PERSUASIVE PRESENTING BLOG

The 12 Worst Excuses for Not Improving Your Presenting Skills – Which Ones Do You Use?

Posted on Jan 22

If you want to be a leader in your business, research shows that the level of success and influence you achieve depends on your ability and skill level in presenting and that doesn’t mean the quality of your PowerPoint!

It’s about how you connect and engage with any and every audience and getting really good at it requires effort but although most people realise that it is becoming increasingly important, they make excuses as to why they can’t do it.

Here are the 12 worse excuses – which ones do you use?

Let’s start with the most common one….

1. I don’t have the time.

Everyone has the same amount of time.

The only difference is how you use it and what you’re willing to do with it.

If you were trapped underground and only had 24 hours worth of oxygen you wouldn’t check your Twitter feed or chat with friends or spend a little “me time” in front of the TV. You’d dig and dig and dig the entire time.

When you apply the same level of importance and urgency to what you want to accomplish your schedule instantly clears.

Because finding the time to do something is always a matter of how badly you want to do it.

2. I’m too scared.

The fear of public speaking is one of the most common fears there is. It even has a name- it’s called glossophobia.

But you have a choice – you can either let your fear hold you back, or you can find out how to get rid of it.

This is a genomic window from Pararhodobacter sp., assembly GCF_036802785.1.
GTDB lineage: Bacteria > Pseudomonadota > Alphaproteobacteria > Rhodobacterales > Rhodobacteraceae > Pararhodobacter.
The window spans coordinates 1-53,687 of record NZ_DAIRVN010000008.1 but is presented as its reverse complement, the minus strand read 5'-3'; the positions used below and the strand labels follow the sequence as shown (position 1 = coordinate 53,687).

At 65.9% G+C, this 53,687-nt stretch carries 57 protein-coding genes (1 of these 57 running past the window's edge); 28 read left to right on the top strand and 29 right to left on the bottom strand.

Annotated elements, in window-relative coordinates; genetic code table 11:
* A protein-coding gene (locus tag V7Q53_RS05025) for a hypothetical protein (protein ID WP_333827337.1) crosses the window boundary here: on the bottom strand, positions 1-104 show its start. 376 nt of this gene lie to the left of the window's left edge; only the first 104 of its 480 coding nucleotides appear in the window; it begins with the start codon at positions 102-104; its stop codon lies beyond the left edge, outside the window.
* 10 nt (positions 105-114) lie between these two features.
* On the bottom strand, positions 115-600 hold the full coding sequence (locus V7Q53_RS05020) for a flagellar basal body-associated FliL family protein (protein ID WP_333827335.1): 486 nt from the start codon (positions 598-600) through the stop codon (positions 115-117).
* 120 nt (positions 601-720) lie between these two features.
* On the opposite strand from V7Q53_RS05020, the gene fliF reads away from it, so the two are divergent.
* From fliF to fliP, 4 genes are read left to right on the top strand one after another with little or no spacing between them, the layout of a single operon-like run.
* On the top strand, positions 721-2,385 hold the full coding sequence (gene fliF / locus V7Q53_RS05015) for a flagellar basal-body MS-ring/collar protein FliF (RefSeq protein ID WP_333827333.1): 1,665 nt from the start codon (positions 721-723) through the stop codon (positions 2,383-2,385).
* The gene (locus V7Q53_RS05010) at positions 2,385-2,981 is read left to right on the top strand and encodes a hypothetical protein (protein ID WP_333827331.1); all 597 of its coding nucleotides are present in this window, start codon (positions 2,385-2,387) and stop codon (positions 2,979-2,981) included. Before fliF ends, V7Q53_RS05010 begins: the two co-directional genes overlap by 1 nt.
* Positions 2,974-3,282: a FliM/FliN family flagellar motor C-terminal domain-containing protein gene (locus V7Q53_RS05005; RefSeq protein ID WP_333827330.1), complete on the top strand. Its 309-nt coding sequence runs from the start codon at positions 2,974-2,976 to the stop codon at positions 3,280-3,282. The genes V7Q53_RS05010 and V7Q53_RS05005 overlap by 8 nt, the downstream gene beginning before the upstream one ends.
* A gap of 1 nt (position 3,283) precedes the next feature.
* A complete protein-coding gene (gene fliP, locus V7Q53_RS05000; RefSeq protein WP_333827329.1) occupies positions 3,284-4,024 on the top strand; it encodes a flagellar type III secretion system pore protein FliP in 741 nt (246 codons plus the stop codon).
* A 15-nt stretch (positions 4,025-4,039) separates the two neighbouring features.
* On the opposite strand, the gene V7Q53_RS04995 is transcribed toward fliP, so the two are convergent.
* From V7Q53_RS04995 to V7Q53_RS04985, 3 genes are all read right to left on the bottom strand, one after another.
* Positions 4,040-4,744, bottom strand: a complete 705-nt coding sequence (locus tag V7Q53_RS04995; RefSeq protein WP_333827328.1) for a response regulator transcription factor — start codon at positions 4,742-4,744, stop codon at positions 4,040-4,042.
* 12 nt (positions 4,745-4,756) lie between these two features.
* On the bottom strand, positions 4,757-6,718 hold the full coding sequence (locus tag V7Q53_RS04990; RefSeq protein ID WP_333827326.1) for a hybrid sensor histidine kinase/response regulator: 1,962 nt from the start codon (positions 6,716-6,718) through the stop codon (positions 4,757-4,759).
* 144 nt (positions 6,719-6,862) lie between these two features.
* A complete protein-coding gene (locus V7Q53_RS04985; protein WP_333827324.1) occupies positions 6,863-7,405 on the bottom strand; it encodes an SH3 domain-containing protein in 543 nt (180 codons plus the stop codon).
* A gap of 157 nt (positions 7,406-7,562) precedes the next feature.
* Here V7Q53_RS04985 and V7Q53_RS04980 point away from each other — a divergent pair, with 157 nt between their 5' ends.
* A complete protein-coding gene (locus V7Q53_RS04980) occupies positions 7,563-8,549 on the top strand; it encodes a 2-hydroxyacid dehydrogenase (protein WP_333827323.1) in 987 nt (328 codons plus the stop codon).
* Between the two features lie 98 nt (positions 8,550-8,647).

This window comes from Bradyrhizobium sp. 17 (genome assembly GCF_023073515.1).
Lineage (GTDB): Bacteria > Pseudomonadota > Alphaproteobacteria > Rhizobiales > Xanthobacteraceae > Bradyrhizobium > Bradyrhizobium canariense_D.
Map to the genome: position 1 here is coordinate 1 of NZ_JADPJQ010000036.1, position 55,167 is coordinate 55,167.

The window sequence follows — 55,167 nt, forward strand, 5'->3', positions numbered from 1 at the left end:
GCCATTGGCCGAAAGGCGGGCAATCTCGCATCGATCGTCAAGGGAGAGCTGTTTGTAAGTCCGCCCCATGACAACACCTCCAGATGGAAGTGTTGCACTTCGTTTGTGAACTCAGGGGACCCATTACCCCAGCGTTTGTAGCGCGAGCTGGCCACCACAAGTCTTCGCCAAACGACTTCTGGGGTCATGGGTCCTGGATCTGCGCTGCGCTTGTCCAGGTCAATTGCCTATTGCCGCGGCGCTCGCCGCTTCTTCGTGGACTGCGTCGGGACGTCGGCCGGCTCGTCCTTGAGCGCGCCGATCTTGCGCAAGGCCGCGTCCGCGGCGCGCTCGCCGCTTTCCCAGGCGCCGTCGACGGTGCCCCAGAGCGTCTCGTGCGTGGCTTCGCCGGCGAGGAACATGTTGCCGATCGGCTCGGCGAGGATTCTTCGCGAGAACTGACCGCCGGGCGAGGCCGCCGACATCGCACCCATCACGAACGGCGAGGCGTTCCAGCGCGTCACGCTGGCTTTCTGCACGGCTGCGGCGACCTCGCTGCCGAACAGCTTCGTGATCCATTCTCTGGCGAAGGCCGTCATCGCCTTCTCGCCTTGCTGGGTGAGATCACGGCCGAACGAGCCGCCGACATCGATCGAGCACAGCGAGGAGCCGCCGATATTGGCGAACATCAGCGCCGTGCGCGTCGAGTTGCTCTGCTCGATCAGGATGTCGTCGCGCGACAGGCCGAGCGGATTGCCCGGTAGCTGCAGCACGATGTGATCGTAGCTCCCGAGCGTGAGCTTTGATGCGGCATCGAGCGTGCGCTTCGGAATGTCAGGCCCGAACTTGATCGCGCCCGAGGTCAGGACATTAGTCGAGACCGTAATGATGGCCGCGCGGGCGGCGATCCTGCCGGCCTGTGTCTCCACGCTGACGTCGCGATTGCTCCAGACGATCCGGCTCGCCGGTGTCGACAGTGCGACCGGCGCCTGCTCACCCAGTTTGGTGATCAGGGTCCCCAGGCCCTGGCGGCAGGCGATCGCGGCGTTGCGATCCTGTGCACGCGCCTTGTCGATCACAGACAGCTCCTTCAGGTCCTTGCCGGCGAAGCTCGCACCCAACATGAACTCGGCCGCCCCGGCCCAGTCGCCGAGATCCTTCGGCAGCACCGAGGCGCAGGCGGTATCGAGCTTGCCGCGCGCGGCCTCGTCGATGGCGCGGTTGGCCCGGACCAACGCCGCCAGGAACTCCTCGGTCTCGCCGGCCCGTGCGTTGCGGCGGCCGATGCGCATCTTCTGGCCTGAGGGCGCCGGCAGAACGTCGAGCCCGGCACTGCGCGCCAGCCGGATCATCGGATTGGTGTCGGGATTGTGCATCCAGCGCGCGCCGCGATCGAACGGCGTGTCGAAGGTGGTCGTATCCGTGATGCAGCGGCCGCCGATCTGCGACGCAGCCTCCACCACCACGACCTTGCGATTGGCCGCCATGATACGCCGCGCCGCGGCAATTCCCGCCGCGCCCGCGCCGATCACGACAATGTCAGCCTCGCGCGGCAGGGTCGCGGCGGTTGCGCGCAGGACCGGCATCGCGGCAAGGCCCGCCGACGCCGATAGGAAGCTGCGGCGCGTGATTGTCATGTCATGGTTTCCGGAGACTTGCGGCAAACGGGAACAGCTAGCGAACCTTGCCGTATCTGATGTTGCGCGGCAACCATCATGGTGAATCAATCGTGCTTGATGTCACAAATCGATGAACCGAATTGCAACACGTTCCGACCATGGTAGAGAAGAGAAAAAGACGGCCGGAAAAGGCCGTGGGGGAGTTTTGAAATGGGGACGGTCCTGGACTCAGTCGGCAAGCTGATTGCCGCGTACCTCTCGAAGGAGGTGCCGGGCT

Work with a presenting specialist to eliminate the fear forever. (It takes about 15 mins for my clients).

3. I don’t have the money.

Let’s face it you will never, ever have “enough” cash or capital or funding.

There will never be enough money in the training budget unless you ask for it.

It depends on what you’re willing to invest in yourself and the company because with great training it will pay for itself many, many times over. An investment in your personal development is never wasted.

You can’t always control what you have, but you can control what you choose to do with what you have.

Do whatever it takes to become great at presenting.

4. I don’t have the skills.

This isn’t a problem because it’s really easy to develop them.

Read a book, read 10 books, read 50 books if you have to.

Find someone who has done what you want to do and go learn from them.

Find a specialist presentation trainer and coach and work with them.

Becoming great at anything takes effort and determination.

So if this seems too hard, or too big of a price to pay, or simply not fair then accept you will never have the skills and will never achieve the high level of success you want.

5. I don’t know how to get anyone to listen.

There is no such thing as a bad audience, only a boring speaker so if you can’t get anyone to listen, the problem is with you.

Change your message so it means something to the people you want to reach and make it interesting, entertaining, amusing, shocking, informative, controversial, sad, silly, heartfelt…

Then they’ll listen.

6. I can’t take the risk.

All genuine learning involves positive risk taking. And you have been spending most of your life taking this sort of risk… learning to walk, learning to ride a bike, learning to feed yourself – all happened when you didn’t realise what a risk was- you just did it!

Given time you can overcome almost any setback, stumble, or failure, and emerge stronger and smarter and better equipped to succeed the next time.

Once we stop reaching, stretching, risking we actually stop growing and that means that without learning, today is all you are ever going to be. If you never try, all you will be is regretful and having to look back with regret is one risk you should never take.

7. I’m better at planning it than doing it.